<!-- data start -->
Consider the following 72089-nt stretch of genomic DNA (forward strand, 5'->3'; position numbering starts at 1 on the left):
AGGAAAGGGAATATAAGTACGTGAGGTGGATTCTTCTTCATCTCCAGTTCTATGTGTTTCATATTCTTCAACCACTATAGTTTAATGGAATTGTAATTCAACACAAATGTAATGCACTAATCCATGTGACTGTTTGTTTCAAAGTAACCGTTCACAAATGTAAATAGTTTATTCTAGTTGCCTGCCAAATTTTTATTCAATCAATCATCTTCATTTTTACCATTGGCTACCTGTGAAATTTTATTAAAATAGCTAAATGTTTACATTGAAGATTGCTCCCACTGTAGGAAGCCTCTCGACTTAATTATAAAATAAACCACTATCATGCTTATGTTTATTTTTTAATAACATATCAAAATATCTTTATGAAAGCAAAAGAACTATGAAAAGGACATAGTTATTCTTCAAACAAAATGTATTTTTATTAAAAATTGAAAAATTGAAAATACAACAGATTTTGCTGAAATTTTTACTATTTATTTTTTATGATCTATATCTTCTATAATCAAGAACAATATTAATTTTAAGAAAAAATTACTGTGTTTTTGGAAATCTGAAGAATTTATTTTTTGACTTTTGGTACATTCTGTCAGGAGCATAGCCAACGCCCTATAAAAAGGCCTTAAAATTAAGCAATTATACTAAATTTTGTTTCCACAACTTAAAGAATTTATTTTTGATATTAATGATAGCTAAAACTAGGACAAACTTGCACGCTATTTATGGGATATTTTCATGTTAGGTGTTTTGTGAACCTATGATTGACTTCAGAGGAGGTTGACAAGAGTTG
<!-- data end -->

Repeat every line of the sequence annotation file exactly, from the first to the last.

Consider the following 72089-nt stretch of genomic DNA (forward strand, 5'->3'; position numbering starts at 1 on the left):
AGGAAAGGGAATATAAGTACGTGAGGTGGATTCTTCTTCATCTCCAGTTCTATGTGTTTCATATTCTTCAACCACTATAGTTTAATGGAATTGTAATTCAACACAAATGTAATGCACTAATCCATGTGACTGTTTGTTTCAAAGTAACCGTTCACAAATGTAAATAGTTTATTCTAGTTGCCTGCCAAATTTTTATTCAATCAATCATCTTCATTTTTACCATTGGCTACCTGTGAAATTTTATTAAAATAGCTAAATGTTTACATTGAAGATTGCTCCCACTGTAGGAAGCCTCTCGACTTAATTATAAAATAAACCACTATCATGCTTATGTTTATTTTTTAATAACATATCAAAATATCTTTATGAAAGCAAAAGAACTATGAAAAGGACATAGTTATTCTTCAAACAAAATGTATTTTTATTAAAAATTGAAAAATTGAAAATACAACAGATTTTGCTGAAATTTTTACTATTTATTTTTTATGATCTATATCTTCTATAATCAAGAACAATATTAATTTTAAGAAAAAATTACTGTGTTTTTGGAAATCTGAAGAATTTATTTTTTGACTTTTGGTACATTCTGTCAGGAGCATAGCCAACGCCCTATAAAAAGGCCTTAAAATTAAGCAATTATACTAAATTTTGTTTCCACAACTTAAAGAATTTATTTTTGATATTAATGATAGCTAAAACTAGGACAAACTTGCACGCTATTTATGGGATATTTTCATGTTAGGTGTTTTGTGAACCTATGATTGACTTCAGAGGAGGTTGACAAGAGTTG